The team was trying to put together a care package, so Mum could return home. The package would comprise of 4 visits per day, to help Mum get to the toilet, and to get her dressed in the morning, and ready for bed at night. The rest of the time she would be on her own.

I still feel physically ill when I think of how this would have impacted Mum. Mum, if she was helped out of a chair, could manage to get herself about – her legs still worked. But she had broken her wrist, and for some years now had been used to pushing herself up off a chair by holding onto the arms of the chair with her hands, and using the strength in her arms to leverage herself up. She could not do this with a broken wrist bone which was not yet full healed. But she had dementia. She would forget this, and would try.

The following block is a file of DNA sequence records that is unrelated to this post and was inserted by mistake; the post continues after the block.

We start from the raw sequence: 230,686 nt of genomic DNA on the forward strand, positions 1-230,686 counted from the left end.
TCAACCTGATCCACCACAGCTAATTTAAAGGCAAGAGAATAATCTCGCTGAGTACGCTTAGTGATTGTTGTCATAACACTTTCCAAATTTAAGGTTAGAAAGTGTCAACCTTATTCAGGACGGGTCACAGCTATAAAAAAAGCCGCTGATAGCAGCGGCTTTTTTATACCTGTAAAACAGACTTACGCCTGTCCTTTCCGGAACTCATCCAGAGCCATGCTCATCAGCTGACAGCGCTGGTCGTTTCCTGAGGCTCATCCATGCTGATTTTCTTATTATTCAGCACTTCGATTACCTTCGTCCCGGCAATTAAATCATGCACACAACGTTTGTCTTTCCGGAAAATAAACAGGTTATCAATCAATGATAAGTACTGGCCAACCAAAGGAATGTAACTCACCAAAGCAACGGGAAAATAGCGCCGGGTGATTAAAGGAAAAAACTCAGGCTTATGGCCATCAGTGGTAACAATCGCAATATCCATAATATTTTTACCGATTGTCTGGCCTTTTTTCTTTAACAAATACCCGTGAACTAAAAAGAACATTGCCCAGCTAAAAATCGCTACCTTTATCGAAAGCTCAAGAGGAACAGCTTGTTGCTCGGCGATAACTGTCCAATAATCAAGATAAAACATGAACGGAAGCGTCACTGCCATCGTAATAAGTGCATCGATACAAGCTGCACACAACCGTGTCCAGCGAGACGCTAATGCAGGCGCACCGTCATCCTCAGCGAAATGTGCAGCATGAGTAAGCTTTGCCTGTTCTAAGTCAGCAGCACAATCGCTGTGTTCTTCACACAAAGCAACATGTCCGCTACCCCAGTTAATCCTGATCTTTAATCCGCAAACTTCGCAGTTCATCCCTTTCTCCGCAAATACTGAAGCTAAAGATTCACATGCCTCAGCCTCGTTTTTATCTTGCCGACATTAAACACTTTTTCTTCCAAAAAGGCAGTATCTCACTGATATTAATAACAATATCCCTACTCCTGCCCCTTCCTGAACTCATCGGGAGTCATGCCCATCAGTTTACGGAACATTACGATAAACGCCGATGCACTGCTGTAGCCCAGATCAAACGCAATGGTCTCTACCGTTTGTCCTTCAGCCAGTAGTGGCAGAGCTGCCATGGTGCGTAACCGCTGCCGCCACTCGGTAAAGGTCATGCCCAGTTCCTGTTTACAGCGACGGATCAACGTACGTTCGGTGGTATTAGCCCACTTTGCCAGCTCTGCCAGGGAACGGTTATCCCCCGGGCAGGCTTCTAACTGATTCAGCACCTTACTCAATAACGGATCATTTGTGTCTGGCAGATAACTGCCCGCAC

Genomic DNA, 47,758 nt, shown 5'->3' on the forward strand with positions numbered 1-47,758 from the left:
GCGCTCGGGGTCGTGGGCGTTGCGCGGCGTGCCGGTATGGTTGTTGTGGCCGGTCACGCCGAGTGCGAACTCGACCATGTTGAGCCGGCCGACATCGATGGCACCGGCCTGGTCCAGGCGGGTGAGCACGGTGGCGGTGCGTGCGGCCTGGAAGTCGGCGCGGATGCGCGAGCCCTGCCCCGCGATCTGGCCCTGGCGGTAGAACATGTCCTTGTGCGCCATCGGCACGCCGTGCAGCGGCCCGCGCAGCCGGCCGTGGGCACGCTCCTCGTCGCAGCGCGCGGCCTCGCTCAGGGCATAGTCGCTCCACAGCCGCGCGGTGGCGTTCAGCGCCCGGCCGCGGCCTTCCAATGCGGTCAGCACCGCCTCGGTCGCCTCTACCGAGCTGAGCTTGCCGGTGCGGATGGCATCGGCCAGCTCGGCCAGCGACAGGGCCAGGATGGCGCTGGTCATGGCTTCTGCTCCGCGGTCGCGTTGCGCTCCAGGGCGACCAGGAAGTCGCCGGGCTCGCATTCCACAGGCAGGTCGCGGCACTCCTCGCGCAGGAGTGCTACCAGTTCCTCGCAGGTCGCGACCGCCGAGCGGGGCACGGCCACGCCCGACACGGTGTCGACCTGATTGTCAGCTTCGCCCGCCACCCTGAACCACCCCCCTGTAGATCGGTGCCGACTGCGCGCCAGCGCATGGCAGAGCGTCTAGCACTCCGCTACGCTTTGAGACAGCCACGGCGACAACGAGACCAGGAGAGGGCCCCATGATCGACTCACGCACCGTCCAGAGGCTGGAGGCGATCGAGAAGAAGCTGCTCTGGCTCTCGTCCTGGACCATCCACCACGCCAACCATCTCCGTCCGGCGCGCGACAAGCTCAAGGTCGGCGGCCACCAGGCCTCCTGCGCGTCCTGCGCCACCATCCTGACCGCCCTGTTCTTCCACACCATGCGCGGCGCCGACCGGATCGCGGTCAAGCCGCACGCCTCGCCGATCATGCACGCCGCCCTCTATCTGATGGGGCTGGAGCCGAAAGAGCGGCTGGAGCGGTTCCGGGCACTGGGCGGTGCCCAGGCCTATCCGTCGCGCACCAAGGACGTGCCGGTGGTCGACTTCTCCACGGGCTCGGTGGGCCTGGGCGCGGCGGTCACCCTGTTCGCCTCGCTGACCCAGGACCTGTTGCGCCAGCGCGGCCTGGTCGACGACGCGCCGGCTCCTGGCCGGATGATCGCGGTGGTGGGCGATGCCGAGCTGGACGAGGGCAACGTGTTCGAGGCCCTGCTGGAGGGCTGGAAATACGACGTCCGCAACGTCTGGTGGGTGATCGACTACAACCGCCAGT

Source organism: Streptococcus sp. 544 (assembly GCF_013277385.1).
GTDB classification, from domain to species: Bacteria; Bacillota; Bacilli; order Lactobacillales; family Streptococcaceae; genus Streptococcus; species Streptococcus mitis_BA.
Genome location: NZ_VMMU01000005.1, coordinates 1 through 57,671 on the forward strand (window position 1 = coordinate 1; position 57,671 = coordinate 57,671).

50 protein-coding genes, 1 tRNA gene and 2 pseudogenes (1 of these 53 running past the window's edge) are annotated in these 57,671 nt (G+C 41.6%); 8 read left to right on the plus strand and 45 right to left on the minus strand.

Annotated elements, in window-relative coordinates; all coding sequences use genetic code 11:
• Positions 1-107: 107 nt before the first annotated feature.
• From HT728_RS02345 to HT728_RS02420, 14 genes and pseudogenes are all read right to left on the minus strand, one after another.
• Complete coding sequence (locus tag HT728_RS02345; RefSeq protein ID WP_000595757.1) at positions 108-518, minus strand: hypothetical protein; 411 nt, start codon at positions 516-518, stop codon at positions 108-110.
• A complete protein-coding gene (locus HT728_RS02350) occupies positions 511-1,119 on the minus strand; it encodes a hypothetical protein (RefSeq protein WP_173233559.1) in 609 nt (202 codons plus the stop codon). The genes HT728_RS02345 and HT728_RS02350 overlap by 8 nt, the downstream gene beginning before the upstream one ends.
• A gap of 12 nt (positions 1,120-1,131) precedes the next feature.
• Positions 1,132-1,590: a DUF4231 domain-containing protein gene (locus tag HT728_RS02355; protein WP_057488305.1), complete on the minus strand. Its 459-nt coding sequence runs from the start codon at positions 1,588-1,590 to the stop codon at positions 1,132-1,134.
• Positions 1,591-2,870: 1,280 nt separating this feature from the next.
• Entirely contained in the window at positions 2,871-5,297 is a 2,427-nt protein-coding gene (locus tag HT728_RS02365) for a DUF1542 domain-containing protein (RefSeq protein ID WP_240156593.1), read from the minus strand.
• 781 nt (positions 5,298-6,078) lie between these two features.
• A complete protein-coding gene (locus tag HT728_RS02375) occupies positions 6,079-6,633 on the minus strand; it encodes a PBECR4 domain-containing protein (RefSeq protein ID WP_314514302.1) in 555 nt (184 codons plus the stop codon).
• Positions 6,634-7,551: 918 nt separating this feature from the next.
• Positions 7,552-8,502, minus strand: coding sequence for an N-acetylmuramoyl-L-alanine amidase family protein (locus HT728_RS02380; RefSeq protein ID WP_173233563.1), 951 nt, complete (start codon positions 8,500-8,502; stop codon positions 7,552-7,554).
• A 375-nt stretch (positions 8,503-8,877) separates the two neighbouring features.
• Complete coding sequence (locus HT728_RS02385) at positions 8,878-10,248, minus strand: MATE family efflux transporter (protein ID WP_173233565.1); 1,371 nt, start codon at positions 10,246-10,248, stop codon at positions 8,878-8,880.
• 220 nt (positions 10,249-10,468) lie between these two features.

I could go on, listing all the many reasons this care package was not going to work for Mum – but for two reasons we never had to consider it further. Firstly, there are insufficient carers in the region and they could not cover all 4 visits every day. Until they could put all 4 in place, Mum could not leave the hospital. But secondly, we had already decided that a care home was really the only way we could see Mum being able to live with dignity, and this is what we wanted. We were considering paying for this privately, and had already looked at some options.

During the meeting, the social worker asked if we would consider Fleet Valley, even as a short term option until something closer to where we live became available.